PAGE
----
They were aware of my presence and despite the calf crossing the trail and putting me between itself and its mother, I never felt the animus the park staffed warned about (“moose cows will trample and kill you if you get near a calf”). Eventually, it was me that moved on and headed back as I didn’t want to worry Sam, the moose presumably stayed there next to the trail for hours.
On Friday we took the 11am boat over Swiftcurrent and Josephine Lake from Many Glacier to the Grinnel Glacier Trail-head. Sam wasn’t up for the hike so she stayed on the boat.
Ninety minutes later I’d scaled the 1500+ feet and 4 miles of trail to the most famous glacier in the park. At the “lunch stop” before the final climb, I spotted a lone ram posing on the bare rock face overlooking the trail.
At the top, I put my feet in the water but found it even colder and much slipperier than iceberg lake as there seemed to be far more algae and far less icebergs. I ran back down the trail, eager to get one of the earlier boats back across the dual lakes and not leave Sam waiting.
A ranger told me at one point that I’d blown by a family of Grizzlies higher up on the trail without even noticing. On the final mile, hikers coming up told me a moose was drinking from the lake by the boat dock. Soon enough the trail bent around and I could see this for myself, as well as the next boat approaching. However, after running around the swamp to the dock the moose had disappeared. A man waiting for the boat told me that kids threw rocks at it. Reason # 12,436 why I’m not having children.
After eating at the lodge we drove back to the east glacier section of the park and took pictures at Sunrift Gorge and Baring Falls before checking into rising sun motel.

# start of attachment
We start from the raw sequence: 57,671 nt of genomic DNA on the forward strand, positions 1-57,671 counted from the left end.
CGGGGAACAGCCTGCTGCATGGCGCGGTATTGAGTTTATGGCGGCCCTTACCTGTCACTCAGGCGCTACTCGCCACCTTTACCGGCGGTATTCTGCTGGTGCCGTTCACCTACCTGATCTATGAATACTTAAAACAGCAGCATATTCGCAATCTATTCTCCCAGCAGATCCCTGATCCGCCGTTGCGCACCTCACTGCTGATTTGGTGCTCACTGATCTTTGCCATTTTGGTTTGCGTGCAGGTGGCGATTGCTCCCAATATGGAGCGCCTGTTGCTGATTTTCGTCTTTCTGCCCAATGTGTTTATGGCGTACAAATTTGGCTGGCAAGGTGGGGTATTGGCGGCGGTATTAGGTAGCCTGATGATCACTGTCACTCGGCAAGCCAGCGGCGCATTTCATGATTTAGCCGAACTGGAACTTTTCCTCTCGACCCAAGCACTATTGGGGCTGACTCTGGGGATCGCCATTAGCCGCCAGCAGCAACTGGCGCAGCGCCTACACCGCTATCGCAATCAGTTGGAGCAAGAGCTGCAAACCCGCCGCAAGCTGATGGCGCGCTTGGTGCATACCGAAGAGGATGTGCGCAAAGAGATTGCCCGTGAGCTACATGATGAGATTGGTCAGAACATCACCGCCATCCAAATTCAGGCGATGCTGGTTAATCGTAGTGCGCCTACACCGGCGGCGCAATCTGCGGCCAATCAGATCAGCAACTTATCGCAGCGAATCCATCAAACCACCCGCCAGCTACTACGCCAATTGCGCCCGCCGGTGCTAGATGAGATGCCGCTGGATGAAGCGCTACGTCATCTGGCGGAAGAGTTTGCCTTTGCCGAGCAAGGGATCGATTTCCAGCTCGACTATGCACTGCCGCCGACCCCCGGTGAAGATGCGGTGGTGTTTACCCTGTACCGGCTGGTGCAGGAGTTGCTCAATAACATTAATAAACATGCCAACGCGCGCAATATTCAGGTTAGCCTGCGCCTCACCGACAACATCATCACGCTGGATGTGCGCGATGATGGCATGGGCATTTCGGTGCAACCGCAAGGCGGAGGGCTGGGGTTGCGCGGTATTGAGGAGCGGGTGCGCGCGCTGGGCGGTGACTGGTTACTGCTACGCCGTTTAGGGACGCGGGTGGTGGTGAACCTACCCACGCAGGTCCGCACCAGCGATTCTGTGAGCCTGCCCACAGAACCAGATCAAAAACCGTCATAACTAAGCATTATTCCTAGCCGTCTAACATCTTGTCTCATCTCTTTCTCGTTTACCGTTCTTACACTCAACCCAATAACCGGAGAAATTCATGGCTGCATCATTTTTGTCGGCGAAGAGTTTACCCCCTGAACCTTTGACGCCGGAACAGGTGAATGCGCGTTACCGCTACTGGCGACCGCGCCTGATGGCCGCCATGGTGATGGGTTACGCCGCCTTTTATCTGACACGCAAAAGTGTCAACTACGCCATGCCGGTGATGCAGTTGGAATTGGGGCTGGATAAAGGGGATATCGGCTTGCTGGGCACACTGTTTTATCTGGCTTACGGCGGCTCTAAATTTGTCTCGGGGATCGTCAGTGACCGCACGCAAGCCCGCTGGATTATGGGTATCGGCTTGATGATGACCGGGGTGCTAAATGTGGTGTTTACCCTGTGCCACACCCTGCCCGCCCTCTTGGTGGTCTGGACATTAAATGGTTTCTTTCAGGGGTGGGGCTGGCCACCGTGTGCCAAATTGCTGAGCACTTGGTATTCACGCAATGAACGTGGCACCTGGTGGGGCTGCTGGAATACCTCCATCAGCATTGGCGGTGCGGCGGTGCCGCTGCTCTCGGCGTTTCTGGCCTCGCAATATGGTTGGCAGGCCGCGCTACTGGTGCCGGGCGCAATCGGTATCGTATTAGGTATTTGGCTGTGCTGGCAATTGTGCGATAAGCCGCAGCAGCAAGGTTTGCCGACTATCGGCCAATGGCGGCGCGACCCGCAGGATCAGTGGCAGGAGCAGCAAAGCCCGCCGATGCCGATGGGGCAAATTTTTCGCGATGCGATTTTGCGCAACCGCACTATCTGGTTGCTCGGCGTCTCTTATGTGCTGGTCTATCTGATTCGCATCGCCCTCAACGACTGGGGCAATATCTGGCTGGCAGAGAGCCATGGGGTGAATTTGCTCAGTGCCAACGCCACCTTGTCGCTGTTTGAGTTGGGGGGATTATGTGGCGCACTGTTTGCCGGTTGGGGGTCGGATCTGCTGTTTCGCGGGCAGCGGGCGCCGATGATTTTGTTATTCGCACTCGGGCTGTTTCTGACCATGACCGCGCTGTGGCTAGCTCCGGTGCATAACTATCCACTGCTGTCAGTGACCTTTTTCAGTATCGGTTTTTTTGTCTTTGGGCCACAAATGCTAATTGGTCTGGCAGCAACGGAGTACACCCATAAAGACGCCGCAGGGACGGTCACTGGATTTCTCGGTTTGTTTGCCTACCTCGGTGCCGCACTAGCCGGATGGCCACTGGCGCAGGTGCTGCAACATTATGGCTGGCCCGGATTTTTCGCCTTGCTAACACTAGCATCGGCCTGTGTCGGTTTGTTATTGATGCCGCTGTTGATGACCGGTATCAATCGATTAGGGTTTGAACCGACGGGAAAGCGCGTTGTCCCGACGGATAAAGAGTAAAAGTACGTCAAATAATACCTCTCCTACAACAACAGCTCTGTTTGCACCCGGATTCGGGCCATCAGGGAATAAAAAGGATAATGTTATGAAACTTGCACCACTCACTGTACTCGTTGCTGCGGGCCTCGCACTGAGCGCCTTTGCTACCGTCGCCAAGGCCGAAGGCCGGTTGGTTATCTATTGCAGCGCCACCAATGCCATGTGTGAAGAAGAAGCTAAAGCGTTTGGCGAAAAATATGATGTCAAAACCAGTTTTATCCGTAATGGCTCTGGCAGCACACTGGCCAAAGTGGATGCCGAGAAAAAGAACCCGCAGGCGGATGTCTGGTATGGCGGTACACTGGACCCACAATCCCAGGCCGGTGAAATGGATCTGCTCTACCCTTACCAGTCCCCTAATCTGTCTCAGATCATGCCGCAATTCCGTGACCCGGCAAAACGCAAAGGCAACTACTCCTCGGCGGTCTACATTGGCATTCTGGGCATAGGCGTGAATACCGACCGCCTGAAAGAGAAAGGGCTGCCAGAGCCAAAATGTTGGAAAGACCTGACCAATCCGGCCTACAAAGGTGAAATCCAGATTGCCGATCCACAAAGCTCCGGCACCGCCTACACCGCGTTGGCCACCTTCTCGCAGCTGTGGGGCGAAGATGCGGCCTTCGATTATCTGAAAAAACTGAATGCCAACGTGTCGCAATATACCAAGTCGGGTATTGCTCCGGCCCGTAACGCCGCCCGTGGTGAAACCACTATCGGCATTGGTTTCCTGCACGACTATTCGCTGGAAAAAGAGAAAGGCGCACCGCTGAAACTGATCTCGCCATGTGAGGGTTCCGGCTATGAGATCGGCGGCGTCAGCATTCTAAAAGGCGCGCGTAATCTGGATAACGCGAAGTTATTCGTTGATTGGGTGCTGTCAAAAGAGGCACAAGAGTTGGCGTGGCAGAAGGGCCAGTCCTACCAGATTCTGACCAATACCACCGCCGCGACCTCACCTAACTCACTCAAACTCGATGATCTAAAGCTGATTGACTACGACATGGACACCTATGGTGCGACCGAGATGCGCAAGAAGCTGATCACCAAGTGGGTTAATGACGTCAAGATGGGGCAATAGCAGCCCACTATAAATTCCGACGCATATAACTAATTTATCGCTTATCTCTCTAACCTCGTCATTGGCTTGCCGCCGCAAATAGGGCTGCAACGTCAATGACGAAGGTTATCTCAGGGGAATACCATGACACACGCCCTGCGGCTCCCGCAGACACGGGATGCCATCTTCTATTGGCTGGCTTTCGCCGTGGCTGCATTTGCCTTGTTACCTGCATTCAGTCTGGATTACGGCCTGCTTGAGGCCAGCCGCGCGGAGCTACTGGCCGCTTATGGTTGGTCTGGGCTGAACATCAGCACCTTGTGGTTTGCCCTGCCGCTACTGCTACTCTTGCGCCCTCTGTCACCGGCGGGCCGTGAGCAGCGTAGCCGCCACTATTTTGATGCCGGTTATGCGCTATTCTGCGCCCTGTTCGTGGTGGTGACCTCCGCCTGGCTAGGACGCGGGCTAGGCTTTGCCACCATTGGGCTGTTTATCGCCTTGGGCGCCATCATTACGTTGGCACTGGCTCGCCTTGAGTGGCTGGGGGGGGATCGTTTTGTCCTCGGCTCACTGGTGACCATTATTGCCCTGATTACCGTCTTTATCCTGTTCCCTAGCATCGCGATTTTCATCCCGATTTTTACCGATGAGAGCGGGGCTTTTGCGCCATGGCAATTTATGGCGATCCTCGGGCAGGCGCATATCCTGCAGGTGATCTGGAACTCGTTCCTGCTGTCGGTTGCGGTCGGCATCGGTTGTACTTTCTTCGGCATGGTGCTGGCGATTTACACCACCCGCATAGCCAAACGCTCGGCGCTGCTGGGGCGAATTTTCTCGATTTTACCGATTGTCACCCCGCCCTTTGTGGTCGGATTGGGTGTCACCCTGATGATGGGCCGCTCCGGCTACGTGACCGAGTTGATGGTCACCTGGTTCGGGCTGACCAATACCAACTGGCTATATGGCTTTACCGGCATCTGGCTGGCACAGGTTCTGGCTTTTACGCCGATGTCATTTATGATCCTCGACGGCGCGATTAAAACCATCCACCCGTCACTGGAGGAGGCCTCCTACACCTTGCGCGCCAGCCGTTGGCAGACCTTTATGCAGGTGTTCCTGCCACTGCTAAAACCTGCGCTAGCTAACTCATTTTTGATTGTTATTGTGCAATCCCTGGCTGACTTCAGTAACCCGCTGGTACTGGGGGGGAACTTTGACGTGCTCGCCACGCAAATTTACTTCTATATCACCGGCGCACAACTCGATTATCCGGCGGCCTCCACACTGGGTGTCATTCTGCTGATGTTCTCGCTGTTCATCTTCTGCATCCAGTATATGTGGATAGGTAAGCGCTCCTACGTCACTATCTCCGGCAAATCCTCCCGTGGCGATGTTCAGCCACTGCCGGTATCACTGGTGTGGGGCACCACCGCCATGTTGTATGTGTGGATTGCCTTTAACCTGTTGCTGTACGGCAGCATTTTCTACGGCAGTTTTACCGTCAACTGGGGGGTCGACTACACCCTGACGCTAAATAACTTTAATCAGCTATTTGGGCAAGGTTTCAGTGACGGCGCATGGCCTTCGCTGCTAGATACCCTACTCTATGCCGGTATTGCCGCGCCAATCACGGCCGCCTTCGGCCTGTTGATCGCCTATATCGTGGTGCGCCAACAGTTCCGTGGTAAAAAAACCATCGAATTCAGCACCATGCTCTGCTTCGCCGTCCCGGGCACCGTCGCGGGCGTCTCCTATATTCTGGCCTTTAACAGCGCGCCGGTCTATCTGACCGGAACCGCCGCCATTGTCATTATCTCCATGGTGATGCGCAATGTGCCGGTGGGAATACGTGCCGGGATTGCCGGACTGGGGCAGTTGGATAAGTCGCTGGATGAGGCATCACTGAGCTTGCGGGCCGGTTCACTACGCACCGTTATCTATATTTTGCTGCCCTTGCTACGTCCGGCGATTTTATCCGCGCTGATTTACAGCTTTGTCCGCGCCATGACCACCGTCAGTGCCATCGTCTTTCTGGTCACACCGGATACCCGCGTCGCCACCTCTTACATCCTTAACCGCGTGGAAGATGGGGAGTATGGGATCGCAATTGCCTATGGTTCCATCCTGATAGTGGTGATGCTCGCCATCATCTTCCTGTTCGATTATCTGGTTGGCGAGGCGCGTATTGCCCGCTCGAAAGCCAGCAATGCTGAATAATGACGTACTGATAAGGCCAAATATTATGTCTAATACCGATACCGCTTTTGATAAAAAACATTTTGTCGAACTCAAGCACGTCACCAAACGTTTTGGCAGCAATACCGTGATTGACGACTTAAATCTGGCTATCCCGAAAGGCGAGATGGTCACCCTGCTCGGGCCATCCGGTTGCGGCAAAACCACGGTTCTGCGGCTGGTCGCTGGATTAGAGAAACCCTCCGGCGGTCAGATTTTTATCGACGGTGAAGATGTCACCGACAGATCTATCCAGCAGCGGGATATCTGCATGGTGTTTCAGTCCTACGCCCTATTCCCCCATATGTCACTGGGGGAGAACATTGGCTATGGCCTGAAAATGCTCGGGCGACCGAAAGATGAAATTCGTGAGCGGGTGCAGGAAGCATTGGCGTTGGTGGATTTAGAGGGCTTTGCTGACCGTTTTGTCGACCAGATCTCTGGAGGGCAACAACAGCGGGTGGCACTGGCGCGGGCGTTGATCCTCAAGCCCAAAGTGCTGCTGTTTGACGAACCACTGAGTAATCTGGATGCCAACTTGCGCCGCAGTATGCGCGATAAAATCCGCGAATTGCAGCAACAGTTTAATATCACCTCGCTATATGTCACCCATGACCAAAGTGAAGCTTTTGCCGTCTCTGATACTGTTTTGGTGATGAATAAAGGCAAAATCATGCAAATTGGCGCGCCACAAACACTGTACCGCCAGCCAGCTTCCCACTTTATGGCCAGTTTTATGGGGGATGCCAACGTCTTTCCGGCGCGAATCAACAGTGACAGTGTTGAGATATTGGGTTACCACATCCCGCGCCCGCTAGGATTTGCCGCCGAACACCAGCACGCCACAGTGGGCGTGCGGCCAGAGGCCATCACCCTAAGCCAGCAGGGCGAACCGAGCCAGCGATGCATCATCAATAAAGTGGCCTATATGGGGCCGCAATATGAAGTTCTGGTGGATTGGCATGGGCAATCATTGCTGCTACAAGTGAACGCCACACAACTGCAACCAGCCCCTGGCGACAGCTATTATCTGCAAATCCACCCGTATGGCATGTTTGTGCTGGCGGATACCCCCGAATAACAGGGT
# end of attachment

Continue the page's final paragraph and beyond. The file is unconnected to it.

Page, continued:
On our last day, we headed to Logan Pass again.
Because of the rain on Thursday, we hoped the view of Hidden Lake would be clearer. And it was!
After leaving the park we stopped in Hungry Horse for some purple (mom loves purple) huckleberry themed souvenirs. With a few hours left before we’d need to be at the airport we decided to check out one of the state parks. Lone Pine requires a parking fee, though, and we only had 30-45 minutes to spend (or so we thought) so we decided to skip it. Instead we parked across the street and took some pictures at Foys Lake.
At the airport everything went smooth until boarding time came and went. And went. And went. Apparently, there was an unspecified problem with the plane that required a mechanic. A mechanic that needed to be called in because there aren’t any on-site on a Saturday at the tiny regional airport.
We finally boarded the plane about an hour late. And waited. And waited.
Eventually we were told that everything was fine but we were waiting on “paperwork” to be completed. Then “paperwork” turned into “we can’t find the ‘logbook’.” Another two hours later we finally taxied back from the gate and were told we were only moving to make way for an arriving plane.
Then they surprised us and said they could take off anyway.
We arrived back at home in Los Angeles after 1am instead of the much more comfortable 8pm as originally planned. I would not recommend flying Allegiant airlines. However, this appears to be the only airline with a direct flight into Kalispell from Los Angeles, so they know they’ve got a captive (literally in our case, we were told we could not get back on the plane if we stepped off during the long delay) audience.